Inverse of ± ? - Page 2

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Re: Inverse of ± ?

Andreas Prilop wrote:
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Meet Dr.Stockton :-) In many posts (no matter what the subject is) he
likes to state between the lines that:
1) He was the one holding paper bands (variant: giving final advises to
Vinton Serf) during the first ARPANET test run.
2) Everything what the Internet is staying on was invented in the
United Kingdom and only later adopted or (mostly) stolen by the US.

IMHO both statements are rather mutually exclusive but somehow he
manages to put it all together, sometimes in one line.

Under further thinking (and after he said that it was not about
DIN-like combo  sets) I see the only one option left:

He must be talking about BS 4730 : "Specification for the United
Kingdom 7-bit data code
(ISO-7-UK)". This is the exact copy of (US-)ASCII the UK adopted for
luck of their own but the British militaries insisted to call it
somehow without that humiliating "A" in the acronym :-)
There never was any ISO standard for that, the "ISO" part in the name
is an "ears-pleasing" bogus.
BS 4730 is registered as international standard ISO/IEC 646:1991
I leave for you to find and to read the rest.

The only purpose to drag that "ISO-7 coding" into post was in
expectation of a question like
   - what is ISO-7 coding?
so then to answer
   - you are too young to remember... my poor child
and if anyone asks
   - so it's ASCII then?
then to answer
   - NO, our ORIGINAL British ISO-7 coding.

Dr.Stockton... That explains a lot :-)

Re: Inverse of ± ?

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Sorry, but yours. If you start your sentence with "Unicode" then use
Unicode names. Or just say "I know HTML entity for ... but what would
it be for ..."

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I have a printed Internet copy of X-files about the aliens conspiracy.
Would be any quote of it obvious to others? :-)

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So by getting the Albionic fog out "possibly visible as ...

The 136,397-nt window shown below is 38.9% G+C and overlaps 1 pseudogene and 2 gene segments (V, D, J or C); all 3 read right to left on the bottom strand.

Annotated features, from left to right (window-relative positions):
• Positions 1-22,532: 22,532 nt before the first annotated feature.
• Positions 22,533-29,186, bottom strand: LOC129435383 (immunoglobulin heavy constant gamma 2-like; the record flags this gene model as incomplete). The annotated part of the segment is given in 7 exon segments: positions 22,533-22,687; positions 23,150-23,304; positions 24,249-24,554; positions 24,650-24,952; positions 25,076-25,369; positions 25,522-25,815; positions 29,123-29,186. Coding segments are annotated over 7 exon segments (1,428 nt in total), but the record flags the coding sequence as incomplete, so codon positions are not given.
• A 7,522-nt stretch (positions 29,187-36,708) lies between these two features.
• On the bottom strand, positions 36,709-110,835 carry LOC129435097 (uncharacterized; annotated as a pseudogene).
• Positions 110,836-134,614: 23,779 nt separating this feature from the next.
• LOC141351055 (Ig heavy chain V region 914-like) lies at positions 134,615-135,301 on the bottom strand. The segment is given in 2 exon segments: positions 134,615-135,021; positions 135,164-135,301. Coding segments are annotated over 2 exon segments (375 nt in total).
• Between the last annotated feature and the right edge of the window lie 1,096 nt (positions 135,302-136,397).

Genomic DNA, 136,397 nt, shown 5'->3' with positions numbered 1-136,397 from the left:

"plus/minus", in ISO-7 coding" means to say "possibly emulated in ASCII
as +/- character sequence w/o spaces". OK... However it's said - most
importantly we've finally got it.

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So did you come for help or just to complain and to show up a bit?

Re: Inverse of ± ?

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And _you_ have very conveniently snipped off the part where the OP said
(in effect) "however, I need a -/+ symbol"...


Re: Inverse of ± ?

Fri, 17 Nov 2006 13:21:48 +0000 from Dr J R Stockton
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Not really. They're more convincing for showing what works on your
browser, on your operating system, with your screen size and window
size, with your particular set of installed fonts, ...

Stan Brown, Oak Road Systems, Tompkins County, New York, USA
HTML 4.01 spec: /
validator: /
CSS 2.1 spec: /
validator: /
Why We Won't Help You:

Re: Inverse of ± ?

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And, from the point of view of practical authoring, is a necessary
condition.  I don't wish to insert a coding seen in non-HTML and find
that I cannot read the character in HTML here.

I use XP sp2 MS IE and a composing window set by

    <BODY onLoad="window.resizeTo(640, window.screen.height*0.9)">

Therefore, ISTM that the vast majority of normal users, even with
different systems, will see much the same as I do (though doubtless some
of those here will have among their systems one or more where that does
not hold).  Remember the nature & topics of my site.

So mine is a condition presently sufficient in practice.

If, for example, there are problems found by users of RNIB-recommended
software, I will look to them/RNIB to tell me and to the RNIB for
skilled advice.  Unhappily, the nearest to an RNIB-type that I've seen
in News is an RNID-type - most helpful, but moved on now : and B != D.

It's good to read news:comp.lang.javascript and its old FAQ. See below.

  (c) John Stockton, Surrey, UK.  ?   Turnpike v6.05   IE 6
  <URL: Old RC FAQ of news:comp.lang.javascript
  <URL: jscr maths, dates, sources.
  <URL: TP/BP/Delphi/jscr/&c, FAQ items, links.

Re: Inverse of ± ?

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If Opera and Mozilla can render it, the glyph is obviously available on
the system; it's not a stand-alone problem, IE < 7 simply doesn't look
any further than you explicitly ask, so Andreas’ reply is quite right.

IE 6 cooperates over here with Lucida Sans Unicode (shipped with XP Pro
SP2 at my end, FWIW local versions may differ; Arial Unicode MS is
another likely candidate – for those who have M$ Office installed).

       |||  hexadecimal EBB
       o-o      decimal 3771
--oOo--( )--oOo-- octal 7273
   205 goodbye   binary 111010111011

Re: Inverse of ± ?

Dr J R Stockton wrote:
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I have a font named cmsy10.ttf that contains the minus-plus symbol.
Using escape sequences (alt-0nnn), it's at alt-0168.  Plus-minus is at
alt-0167.  These escape sequences, of course, are not in compliance with
the W3C specifications.

I don't know where I got this font.  It's with several others named
cmex10.ttf, cmmi10.ttf, and cmr10.ttf.  While I have these, they are not


David E. Ross

I use SeaMonkey as my Web browser because I want
a browser that complies with Web standards.  See

Re: Inverse of ± ?

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They are most likely TTF versions of the TeX Computer Modern fonts
designed by Knuth.  The names match (bar the extension).


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